Livingstone and Mary were reunited on February 1, 1862, at one of the mouths of the Zambesi on the coast. The Zambesi Expedition made its way upriver to the scenic settlement of Shupanga, arriving there on February 26. The Livingstones set up a tent as their temporary residence under the mango trees on the bank of the river. Work was carried out nearby, assembling the sections of a new iron steamship that had recently arrived from Britain and was to be used in the ongoing expedition.
The Doctor and Mary were delighted to be back together again and greatly enjoyed each other’s company. Livingstone related: “In our interaction in private there was more than would be thought by some a decorous amount of merriment and play. I said to her …, ‘We old bodies ought now to be more sober and not play so much.’ ‘O no,’ she said, ‘you must just be as playful as you have always been. I would not like you to be so grave as some folks I have seen.’ … She was always young and playful.”
But not a few concerns troubled Mary’s mind at that time as well. She was concerned and even despondent over their son Robert in his unsettled state back in Britain. In addition, as Livingstone later revealed: “She had a strong presentiment of death being near. She said that she would never have a house in this country. Taking it be despondency alone I only joked, and now my heart smites me that I did not talk seriously on that and many other things besides.”
Malicious and totally unfounded rumors about Mary had begun in Britain and at the Cape, then followed her to the Zambesi: that Livingstone stayed away from her for such long periods because she was unpleasant to live with; that she had developed a serious drinking problem; that her interaction with James Stewart (a Scottish Free Church missionary ten years her junior, who had acted as her escort throughout the voyage to Africa) had been imprudent and too familiar according to the conservative standards of the era. Livingstone, to whatever degree he was aware of such cruel slander, put no stock in any of it, and always maintained a positive, harmonious relationship with his wife.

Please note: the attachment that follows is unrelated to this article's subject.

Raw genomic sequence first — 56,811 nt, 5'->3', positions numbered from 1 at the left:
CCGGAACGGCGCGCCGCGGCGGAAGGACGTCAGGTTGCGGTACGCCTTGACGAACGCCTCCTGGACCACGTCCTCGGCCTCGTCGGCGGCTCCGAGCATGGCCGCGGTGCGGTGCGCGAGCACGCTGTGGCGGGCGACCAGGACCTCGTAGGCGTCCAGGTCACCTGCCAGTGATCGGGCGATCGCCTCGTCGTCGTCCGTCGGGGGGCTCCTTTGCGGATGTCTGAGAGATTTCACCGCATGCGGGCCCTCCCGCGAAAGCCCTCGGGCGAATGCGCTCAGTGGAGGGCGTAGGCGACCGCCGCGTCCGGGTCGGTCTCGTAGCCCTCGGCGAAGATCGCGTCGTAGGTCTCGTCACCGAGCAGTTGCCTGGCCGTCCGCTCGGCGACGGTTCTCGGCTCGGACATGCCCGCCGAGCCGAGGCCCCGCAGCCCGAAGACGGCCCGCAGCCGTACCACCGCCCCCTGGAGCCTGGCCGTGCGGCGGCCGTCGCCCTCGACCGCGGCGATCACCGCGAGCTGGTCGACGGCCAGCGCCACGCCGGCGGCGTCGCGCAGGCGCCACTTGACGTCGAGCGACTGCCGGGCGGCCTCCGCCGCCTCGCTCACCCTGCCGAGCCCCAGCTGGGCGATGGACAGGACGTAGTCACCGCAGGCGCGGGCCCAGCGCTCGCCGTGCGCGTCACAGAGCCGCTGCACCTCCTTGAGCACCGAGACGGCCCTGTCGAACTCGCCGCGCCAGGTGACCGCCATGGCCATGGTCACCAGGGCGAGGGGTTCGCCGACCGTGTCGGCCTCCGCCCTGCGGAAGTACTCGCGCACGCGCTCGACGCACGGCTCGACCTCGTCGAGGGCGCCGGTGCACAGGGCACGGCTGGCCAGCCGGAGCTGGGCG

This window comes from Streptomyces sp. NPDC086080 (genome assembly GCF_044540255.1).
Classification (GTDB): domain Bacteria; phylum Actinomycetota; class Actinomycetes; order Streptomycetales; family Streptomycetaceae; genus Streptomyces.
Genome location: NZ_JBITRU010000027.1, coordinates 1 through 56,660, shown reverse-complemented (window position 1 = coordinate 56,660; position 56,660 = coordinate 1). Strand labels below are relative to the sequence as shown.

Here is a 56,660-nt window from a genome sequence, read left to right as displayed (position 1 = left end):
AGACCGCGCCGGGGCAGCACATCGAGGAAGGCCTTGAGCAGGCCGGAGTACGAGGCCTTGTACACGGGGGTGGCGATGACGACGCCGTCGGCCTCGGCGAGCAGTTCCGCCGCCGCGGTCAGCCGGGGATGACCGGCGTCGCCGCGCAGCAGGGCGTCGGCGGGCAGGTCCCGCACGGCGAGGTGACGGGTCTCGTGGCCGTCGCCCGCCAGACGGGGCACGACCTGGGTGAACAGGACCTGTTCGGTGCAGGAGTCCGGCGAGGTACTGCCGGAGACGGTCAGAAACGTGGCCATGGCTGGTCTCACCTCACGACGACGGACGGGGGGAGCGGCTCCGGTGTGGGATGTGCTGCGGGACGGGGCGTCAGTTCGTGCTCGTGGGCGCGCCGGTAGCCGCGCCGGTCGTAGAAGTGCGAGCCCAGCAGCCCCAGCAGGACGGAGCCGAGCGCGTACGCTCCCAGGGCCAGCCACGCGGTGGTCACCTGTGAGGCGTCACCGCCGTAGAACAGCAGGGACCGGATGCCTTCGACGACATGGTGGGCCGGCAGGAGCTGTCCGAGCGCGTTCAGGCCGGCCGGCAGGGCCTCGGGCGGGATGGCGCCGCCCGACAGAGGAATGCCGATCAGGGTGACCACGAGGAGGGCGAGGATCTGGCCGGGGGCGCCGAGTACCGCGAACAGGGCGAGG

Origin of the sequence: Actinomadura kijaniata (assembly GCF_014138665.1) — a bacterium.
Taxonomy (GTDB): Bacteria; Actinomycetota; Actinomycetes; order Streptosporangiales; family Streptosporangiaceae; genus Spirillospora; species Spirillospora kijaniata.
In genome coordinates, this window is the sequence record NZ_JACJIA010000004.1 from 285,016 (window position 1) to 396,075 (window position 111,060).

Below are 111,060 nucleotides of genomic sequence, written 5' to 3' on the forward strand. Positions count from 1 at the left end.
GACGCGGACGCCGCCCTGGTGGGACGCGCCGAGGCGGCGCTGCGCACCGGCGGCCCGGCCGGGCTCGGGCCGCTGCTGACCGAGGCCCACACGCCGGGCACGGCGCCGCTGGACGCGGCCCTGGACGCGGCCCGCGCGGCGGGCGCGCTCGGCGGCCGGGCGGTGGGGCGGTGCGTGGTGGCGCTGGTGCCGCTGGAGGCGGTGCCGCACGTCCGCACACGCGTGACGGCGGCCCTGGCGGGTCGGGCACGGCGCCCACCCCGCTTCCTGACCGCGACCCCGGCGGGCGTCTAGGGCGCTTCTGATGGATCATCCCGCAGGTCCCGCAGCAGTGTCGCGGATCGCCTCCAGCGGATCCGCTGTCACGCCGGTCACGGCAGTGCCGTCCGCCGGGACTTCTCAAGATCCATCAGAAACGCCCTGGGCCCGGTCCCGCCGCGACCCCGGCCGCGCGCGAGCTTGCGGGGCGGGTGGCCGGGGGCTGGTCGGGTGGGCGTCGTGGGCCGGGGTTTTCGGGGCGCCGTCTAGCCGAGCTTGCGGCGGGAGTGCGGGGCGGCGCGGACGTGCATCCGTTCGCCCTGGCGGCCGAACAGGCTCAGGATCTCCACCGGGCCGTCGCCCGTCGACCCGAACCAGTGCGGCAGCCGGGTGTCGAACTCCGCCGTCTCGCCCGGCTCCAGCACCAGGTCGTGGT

Mary also started experiencing intermittent fever not long after her arrival at the Zambesi. At first her recurring fevers raised little concern, as many individuals in the Zambesi expedition experienced them, and usually they could be treated simply enough with medicine. But on April 26 she spiked a fever that was accompanied by “obstinate vomiting,” which prevented treatment using oral medications.
Despite the diligent treatments of Livingstone and another skilled medical doctor on the expedition, Mary’s condition steadily declined. She died at sunset the following day, a Sunday. Her forty-first birthday had occurred just fifteen days earlier. Sadly, she had only been reunited with her husband for not quite three months.
In the months that followed Livingstone often wrote in his journal and in more than a score of his letters to family and friends of Mary’s passing. He recorded many words of praise for Mary’s selfless love and support of him and their children, as well as for her service of the African people.
To site but one example, in the book that Livingstone later wrote about the Zambesi Expedition, he paid tribute to Mary by stating of her: “Those who are not aware how this brave, good English wife made a delightful home at Kolobeng, a thousand miles inland from the Cape, and as a Christian lady exercised most beneficial influence over the rude tribes of the interior, may wonder that she should have braved the dangers and toils of this downtrodden land. She knew them all and, in the disinterested and dutiful attempt to renew her labors, was called to her [heavenly] rest instead.”
# # #
An account of Mary’s girlhood and early years of missionary service with David Livingstone is recorded in my October 3, 2023, Perspective on “Mary Livingstone, Praiseworthy Missionary Wife and Mother.” A much-fuller record of Mary Livingstone’s steadfast service of Christ Jesus, her unfailing support of her husband’s remarkable ministries, and the significant sacrifices she made as a result is included in my comprehensive new biography David Livingstone: Missionary, Explorer, Abolitionist.
Copyright 2023 by Vance E. Christie